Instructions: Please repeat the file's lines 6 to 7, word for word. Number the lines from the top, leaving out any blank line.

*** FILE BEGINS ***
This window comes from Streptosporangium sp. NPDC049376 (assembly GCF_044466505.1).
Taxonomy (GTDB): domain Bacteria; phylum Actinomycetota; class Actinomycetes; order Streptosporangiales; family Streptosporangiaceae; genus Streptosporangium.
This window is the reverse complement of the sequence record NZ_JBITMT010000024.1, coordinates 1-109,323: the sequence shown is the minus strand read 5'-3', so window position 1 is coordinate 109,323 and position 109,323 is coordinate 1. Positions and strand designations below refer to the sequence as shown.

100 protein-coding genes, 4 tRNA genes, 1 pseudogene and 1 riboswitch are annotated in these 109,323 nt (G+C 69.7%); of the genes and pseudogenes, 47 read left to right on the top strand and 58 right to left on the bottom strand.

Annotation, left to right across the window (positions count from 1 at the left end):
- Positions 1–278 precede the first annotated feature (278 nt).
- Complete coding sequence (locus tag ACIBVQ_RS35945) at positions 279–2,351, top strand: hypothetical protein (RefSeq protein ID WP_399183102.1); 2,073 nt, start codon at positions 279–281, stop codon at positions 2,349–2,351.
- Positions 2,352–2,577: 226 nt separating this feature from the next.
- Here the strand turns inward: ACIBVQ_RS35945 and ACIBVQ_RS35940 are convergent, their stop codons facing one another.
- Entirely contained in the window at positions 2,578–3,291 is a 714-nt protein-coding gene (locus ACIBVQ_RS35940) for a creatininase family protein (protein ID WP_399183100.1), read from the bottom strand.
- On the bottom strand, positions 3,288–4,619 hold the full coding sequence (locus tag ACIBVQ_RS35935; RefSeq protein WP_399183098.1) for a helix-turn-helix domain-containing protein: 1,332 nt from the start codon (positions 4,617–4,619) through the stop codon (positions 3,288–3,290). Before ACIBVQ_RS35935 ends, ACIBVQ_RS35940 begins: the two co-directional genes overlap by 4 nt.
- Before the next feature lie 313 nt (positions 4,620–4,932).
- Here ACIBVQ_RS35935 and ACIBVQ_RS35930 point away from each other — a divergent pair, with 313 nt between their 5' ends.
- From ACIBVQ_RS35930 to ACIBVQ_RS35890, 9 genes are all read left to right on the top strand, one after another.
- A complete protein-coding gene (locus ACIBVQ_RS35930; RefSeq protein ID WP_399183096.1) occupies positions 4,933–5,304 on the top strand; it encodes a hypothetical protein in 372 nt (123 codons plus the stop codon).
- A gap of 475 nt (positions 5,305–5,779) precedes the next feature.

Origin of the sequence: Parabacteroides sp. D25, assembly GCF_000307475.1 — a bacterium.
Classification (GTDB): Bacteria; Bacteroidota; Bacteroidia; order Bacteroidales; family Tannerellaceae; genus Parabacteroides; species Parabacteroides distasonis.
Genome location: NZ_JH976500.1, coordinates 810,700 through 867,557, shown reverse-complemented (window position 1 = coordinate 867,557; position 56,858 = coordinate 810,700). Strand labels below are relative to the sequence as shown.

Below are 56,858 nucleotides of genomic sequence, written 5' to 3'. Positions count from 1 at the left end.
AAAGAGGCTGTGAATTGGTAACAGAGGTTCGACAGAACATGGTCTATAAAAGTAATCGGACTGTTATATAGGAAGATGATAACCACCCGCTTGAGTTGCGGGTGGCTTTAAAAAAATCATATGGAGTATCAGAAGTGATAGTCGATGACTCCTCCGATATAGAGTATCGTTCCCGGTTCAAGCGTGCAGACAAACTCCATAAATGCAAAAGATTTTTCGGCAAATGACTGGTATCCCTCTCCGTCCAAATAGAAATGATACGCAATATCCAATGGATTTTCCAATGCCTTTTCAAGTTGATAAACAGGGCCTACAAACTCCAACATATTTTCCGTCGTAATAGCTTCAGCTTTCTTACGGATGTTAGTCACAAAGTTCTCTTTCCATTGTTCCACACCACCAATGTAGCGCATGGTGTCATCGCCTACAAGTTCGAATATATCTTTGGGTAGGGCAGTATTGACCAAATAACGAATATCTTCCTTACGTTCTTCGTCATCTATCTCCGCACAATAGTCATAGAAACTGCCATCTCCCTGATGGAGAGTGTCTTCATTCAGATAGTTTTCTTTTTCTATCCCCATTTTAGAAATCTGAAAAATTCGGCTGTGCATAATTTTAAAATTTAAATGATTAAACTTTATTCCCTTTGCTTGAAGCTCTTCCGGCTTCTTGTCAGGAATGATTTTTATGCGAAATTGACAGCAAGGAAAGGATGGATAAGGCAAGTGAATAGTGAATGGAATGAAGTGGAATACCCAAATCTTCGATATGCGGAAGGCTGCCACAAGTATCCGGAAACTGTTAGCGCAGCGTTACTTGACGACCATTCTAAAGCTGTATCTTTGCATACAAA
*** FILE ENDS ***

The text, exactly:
- Positions 1–278 precede the first annotated feature (278 nt).
- Complete coding sequence (locus tag ACIBVQ_RS35945) at positions 279–2,351, top strand: hypothetical protein (RefSeq protein ID WP_399183102.1); 2,073 nt, start codon at positions 279–281, stop codon at positions 2,349–2,351.